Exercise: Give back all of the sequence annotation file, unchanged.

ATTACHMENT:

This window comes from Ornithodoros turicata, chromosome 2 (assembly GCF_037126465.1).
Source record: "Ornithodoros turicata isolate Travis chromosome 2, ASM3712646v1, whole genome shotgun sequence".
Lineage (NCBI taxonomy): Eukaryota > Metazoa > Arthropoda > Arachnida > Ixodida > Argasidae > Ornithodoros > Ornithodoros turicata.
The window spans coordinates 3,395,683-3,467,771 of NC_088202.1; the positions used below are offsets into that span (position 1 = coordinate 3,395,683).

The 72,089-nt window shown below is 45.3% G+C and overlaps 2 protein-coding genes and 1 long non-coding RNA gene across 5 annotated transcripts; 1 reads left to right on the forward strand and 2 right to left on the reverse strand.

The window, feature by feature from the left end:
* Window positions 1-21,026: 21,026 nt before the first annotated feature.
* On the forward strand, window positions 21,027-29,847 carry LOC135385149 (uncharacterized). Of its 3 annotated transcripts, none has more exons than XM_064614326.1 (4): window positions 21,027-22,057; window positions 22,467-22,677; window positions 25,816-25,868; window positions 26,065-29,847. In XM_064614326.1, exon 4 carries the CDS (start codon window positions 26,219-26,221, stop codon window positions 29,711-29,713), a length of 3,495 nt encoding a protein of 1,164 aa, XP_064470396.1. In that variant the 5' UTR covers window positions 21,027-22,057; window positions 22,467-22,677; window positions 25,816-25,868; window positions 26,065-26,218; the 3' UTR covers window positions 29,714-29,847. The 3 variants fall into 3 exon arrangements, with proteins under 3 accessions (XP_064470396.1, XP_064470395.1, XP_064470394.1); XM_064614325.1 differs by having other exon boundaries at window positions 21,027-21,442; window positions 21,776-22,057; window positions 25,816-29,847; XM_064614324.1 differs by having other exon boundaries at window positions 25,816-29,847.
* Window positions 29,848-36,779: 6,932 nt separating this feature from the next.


This window comes from Ornithodoros turicata, chromosome 2 (assembly GCF_037126465.1).
Source record: "Ornithodoros turicata isolate Travis chromosome 2, ASM3712646v1, whole genome shotgun sequence".
Lineage (NCBI taxonomy): Eukaryota > Metazoa > Arthropoda > Arachnida > Ixodida > Argasidae > Ornithodoros > Ornithodoros turicata.
The window spans coordinates 3,395,683-3,467,771 of NC_088202.1; the positions used below are offsets into that span (position 1 = coordinate 3,395,683).

The 72,089-nt window shown below is 45.3% G+C and overlaps 2 protein-coding genes and 1 long non-coding RNA gene across 5 annotated transcripts; 1 reads left to right on the forward strand and 2 right to left on the reverse strand.

The window, feature by feature from the left end:
* Window positions 1-21,026: 21,026 nt before the first annotated feature.
* On the forward strand, window positions 21,027-29,847 carry LOC135385149 (uncharacterized). Of its 3 annotated transcripts, none has more exons than XM_064614326.1 (4): window positions 21,027-22,057; window positions 22,467-22,677; window positions 25,816-25,868; window positions 26,065-29,847. In XM_064614326.1, exon 4 carries the CDS (start codon window positions 26,219-26,221, stop codon window positions 29,711-29,713), a length of 3,495 nt encoding a protein of 1,164 aa, XP_064470396.1. In that variant the 5' UTR covers window positions 21,027-22,057; window positions 22,467-22,677; window positions 25,816-25,868; window positions 26,065-26,218; the 3' UTR covers window positions 29,714-29,847. The 3 variants fall into 3 exon arrangements, with proteins under 3 accessions (XP_064470396.1, XP_064470395.1, XP_064470394.1); XM_064614325.1 differs by having other exon boundaries at window positions 21,027-21,442; window positions 21,776-22,057; window positions 25,816-29,847; XM_064614324.1 differs by having other exon boundaries at window positions 25,816-29,847.
* Window positions 29,848-36,779: 6,932 nt separating this feature from the next.